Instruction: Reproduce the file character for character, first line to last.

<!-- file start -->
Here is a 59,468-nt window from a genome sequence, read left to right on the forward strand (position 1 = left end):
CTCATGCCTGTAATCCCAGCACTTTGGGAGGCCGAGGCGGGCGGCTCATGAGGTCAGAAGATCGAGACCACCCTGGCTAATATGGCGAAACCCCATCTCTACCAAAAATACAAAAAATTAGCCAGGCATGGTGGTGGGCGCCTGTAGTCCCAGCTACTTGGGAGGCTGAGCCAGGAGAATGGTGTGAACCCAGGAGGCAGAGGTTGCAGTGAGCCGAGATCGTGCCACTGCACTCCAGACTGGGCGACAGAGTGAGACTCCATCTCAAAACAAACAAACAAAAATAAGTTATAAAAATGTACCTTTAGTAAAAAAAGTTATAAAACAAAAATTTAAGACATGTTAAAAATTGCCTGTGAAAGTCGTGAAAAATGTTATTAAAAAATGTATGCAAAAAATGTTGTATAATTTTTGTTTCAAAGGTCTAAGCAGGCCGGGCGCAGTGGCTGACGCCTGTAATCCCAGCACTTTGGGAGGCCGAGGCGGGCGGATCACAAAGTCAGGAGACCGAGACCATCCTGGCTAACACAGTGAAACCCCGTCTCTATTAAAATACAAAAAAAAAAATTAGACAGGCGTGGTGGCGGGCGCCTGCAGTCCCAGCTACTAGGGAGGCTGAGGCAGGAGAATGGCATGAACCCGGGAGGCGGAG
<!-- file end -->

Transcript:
Here is a 59,468-nt window from a genome sequence, read left to right on the forward strand (position 1 = left end):
CTCATGCCTGTAATCCCAGCACTTTGGGAGGCCGAGGCGGGCGGCTCATGAGGTCAGAAGATCGAGACCACCCTGGCTAATATGGCGAAACCCCATCTCTACCAAAAATACAAAAAATTAGCCAGGCATGGTGGTGGGCGCCTGTAGTCCCAGCTACTTGGGAGGCTGAGCCAGGAGAATGGTGTGAACCCAGGAGGCAGAGGTTGCAGTGAGCCGAGATCGTGCCACTGCACTCCAGACTGGGCGACAGAGTGAGACTCCATCTCAAAACAAACAAACAAAAATAAGTTATAAAAATGTACCTTTAGTAAAAAAAGTTATAAAACAAAAATTTAAGACATGTTAAAAATTGCCTGTGAAAGTCGTGAAAAATGTTATTAAAAAATGTATGCAAAAAATGTTGTATAATTTTTGTTTCAAAGGTCTAAGCAGGCCGGGCGCAGTGGCTGACGCCTGTAATCCCAGCACTTTGGGAGGCCGAGGCGGGCGGATCACAAAGTCAGGAGACCGAGACCATCCTGGCTAACACAGTGAAACCCCGTCTCTATTAAAATACAAAAAAAAAAATTAGACAGGCGTGGTGGCGGGCGCCTGCAGTCCCAGCTACTAGGGAGGCTGAGGCAGGAGAATGGCATGAACCCGGGAGGCGGAG